Roma children cleared from squat in French crackdown
French police on Tuesday expelled 46 Roma, including 25 children, from a squat in central Lyon in a move denounced as unnecessary persecution by rights groups.
The move followed the dismantling last week of encampments on the outskirts of Lyon and around the northern city of Lille which were home to more than 250 Roma.
France's Socialist Government has pledged to move swiftly to break up Roma camps established without legal permission and to repatriate those who cannot support themselves on French territory.
The Socialists have effectively continued the much-criticised policy of former president Nicolas Sarkozy, albeit with less inflammatory rhetoric, and their stance has drawn criticism from their Green allies in government.
But a poll published on Tuesday indicated the Socialists' line enjoys overwhelming support (80 percent) amongst the electorate.
Voters are however almost equally as convinced (73 percent) that dismantling camps only shifts the problem elsewhere.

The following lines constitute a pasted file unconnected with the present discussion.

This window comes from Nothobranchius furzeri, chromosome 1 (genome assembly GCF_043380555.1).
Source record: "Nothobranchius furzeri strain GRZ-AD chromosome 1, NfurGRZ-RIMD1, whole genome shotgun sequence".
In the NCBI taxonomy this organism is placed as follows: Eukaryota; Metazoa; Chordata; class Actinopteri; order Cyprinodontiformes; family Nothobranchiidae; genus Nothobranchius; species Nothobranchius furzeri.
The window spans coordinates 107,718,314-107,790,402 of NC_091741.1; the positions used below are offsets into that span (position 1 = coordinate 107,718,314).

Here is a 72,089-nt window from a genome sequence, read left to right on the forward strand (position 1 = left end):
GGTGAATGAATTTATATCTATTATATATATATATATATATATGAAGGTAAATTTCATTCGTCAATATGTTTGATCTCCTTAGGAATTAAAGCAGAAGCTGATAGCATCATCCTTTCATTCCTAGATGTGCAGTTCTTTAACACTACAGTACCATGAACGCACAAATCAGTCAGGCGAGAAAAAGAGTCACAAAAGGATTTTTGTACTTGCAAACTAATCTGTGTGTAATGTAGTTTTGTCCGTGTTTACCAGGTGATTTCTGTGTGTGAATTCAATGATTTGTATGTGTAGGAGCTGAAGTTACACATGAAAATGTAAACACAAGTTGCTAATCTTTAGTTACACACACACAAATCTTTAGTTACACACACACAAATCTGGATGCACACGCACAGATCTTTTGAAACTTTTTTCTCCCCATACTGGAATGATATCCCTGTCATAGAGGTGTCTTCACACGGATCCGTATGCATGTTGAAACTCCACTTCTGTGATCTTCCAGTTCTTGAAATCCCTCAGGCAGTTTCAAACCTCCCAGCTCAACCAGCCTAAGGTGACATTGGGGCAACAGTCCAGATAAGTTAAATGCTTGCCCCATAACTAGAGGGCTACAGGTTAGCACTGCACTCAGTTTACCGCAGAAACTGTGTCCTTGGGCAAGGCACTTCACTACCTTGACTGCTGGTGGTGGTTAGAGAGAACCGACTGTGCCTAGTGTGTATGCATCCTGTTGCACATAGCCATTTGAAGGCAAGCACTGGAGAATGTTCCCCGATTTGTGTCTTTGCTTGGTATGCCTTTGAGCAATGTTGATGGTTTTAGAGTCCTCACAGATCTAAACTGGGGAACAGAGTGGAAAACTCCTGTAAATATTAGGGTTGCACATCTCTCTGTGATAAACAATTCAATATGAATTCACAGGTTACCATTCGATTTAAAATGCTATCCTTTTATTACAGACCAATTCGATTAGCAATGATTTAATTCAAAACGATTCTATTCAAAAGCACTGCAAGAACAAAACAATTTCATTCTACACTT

That issue was underlined by the case of the Lyon squatters, who were removed from their accommodation without local authorities having established what was to be done with them.
"This is really a case of Roma hunting," said Jean-Phillipe an activist who works to defend the rights of Roma in the Lyon area.
"The authorities cannot say this was an unsanitary camp. They were living in a building with running water and electricity and they got on well with their neighbours."
About 15,000 Roma are believed to live on camps in France. Most of them originate from Bulgaria and Romania and, under European Union freedom-of-movement rules, cannot be stopped from entering France.
Authorities can however repatriate them if they are deemed to be incapable of surviving without public support.
The European Commission said last week it was monitoring France's actions in relation to the Roma camps in order to ensure expulsions were not arbitrary or discriminatory.
Interior Minister Manuel Valls said there was no question of France applying a policy that "targeted or ostracised a whole community."
He added: "The response to this situation should come firstly from the countries of origin who have to assume their responsibility for integrating their minorities and ending discrimination against them."